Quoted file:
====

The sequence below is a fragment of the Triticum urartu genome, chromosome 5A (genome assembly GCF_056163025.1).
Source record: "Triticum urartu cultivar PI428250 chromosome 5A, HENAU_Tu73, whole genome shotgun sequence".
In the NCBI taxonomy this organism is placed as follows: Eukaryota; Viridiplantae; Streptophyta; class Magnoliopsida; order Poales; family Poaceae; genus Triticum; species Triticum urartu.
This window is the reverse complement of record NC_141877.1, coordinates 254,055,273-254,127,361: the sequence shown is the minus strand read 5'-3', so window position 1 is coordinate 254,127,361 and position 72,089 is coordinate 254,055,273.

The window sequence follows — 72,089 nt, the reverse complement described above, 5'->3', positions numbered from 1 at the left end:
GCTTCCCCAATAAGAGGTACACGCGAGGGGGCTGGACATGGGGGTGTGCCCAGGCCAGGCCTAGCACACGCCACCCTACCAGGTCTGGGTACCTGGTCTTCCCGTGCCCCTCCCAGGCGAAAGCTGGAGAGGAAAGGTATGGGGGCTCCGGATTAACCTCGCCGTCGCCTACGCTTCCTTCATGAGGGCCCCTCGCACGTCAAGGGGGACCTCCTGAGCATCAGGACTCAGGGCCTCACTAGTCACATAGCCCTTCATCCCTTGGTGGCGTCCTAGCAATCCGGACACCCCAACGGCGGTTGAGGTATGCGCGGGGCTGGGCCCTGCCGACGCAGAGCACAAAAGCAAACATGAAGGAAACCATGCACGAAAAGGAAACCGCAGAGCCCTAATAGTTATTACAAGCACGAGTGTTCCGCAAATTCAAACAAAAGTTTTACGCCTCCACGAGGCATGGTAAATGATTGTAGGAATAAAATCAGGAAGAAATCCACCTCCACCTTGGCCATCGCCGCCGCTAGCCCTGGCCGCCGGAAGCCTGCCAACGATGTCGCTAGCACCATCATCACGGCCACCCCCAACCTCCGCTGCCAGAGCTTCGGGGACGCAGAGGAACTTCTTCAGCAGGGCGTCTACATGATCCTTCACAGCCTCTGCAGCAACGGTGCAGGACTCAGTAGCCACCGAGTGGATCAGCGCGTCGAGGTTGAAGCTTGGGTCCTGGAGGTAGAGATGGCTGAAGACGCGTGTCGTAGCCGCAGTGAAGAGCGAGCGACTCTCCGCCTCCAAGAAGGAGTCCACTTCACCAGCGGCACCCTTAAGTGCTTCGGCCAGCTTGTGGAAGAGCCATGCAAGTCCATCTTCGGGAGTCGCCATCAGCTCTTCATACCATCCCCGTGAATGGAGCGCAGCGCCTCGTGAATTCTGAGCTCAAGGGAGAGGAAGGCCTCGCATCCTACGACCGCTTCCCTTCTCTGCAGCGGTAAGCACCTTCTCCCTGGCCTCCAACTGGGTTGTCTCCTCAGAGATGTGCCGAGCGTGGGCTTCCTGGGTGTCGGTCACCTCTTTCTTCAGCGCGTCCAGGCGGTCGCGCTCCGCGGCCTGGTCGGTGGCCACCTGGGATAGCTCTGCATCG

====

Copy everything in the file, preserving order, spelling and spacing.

The sequence below is a fragment of the Triticum urartu genome, chromosome 5A (genome assembly GCF_056163025.1).
Source record: "Triticum urartu cultivar PI428250 chromosome 5A, HENAU_Tu73, whole genome shotgun sequence".
In the NCBI taxonomy this organism is placed as follows: Eukaryota; Viridiplantae; Streptophyta; class Magnoliopsida; order Poales; family Poaceae; genus Triticum; species Triticum urartu.
This window is the reverse complement of record NC_141877.1, coordinates 254,055,273-254,127,361: the sequence shown is the minus strand read 5'-3', so window position 1 is coordinate 254,127,361 and position 72,089 is coordinate 254,055,273.

The window sequence follows — 72,089 nt, the reverse complement described above, 5'->3', positions numbered from 1 at the left end:
GCTTCCCCAATAAGAGGTACACGCGAGGGGGCTGGACATGGGGGTGTGCCCAGGCCAGGCCTAGCACACGCCACCCTACCAGGTCTGGGTACCTGGTCTTCCCGTGCCCCTCCCAGGCGAAAGCTGGAGAGGAAAGGTATGGGGGCTCCGGATTAACCTCGCCGTCGCCTACGCTTCCTTCATGAGGGCCCCTCGCACGTCAAGGGGGACCTCCTGAGCATCAGGACTCAGGGCCTCACTAGTCACATAGCCCTTCATCCCTTGGTGGCGTCCTAGCAATCCGGACACCCCAACGGCGGTTGAGGTATGCGCGGGGCTGGGCCCTGCCGACGCAGAGCACAAAAGCAAACATGAAGGAAACCATGCACGAAAAGGAAACCGCAGAGCCCTAATAGTTATTACAAGCACGAGTGTTCCGCAAATTCAAACAAAAGTTTTACGCCTCCACGAGGCATGGTAAATGATTGTAGGAATAAAATCAGGAAGAAATCCACCTCCACCTTGGCCATCGCCGCCGCTAGCCCTGGCCGCCGGAAGCCTGCCAACGATGTCGCTAGCACCATCATCACGGCCACCCCCAACCTCCGCTGCCAGAGCTTCGGGGACGCAGAGGAACTTCTTCAGCAGGGCGTCTACATGATCCTTCACAGCCTCTGCAGCAACGGTGCAGGACTCAGTAGCCACCGAGTGGATCAGCGCGTCGAGGTTGAAGCTTGGGTCCTGGAGGTAGAGATGGCTGAAGACGCGTGTCGTAGCCGCAGTGAAGAGCGAGCGACTCTCCGCCTCCAAGAAGGAGTCCACTTCACCAGCGGCACCCTTAAGTGCTTCGGCCAGCTTGTGGAAGAGCCATGCAAGTCCATCTTCGGGAGTCGCCATCAGCTCTTCATACCATCCCCGTGAATGGAGCGCAGCGCCTCGTGAATTCTGAGCTCAAGGGAGAGGAAGGCCTCGCATCCTACGACCGCTTCCCTTCTCTGCAGCGGTAAGCACCTTCTCCCTGGCCTCCAACTGGGTTGTCTCCTCAGAGATGTGCCGAGCGTGGGCTTCCTGGGTGTCGGTCACCTCTTTCTTCAGCGCGTCCAGGCGGTCGCGCTCCGCGGCCTGGTCGGTGGCCACCTGGGATAGCTCTGCATCG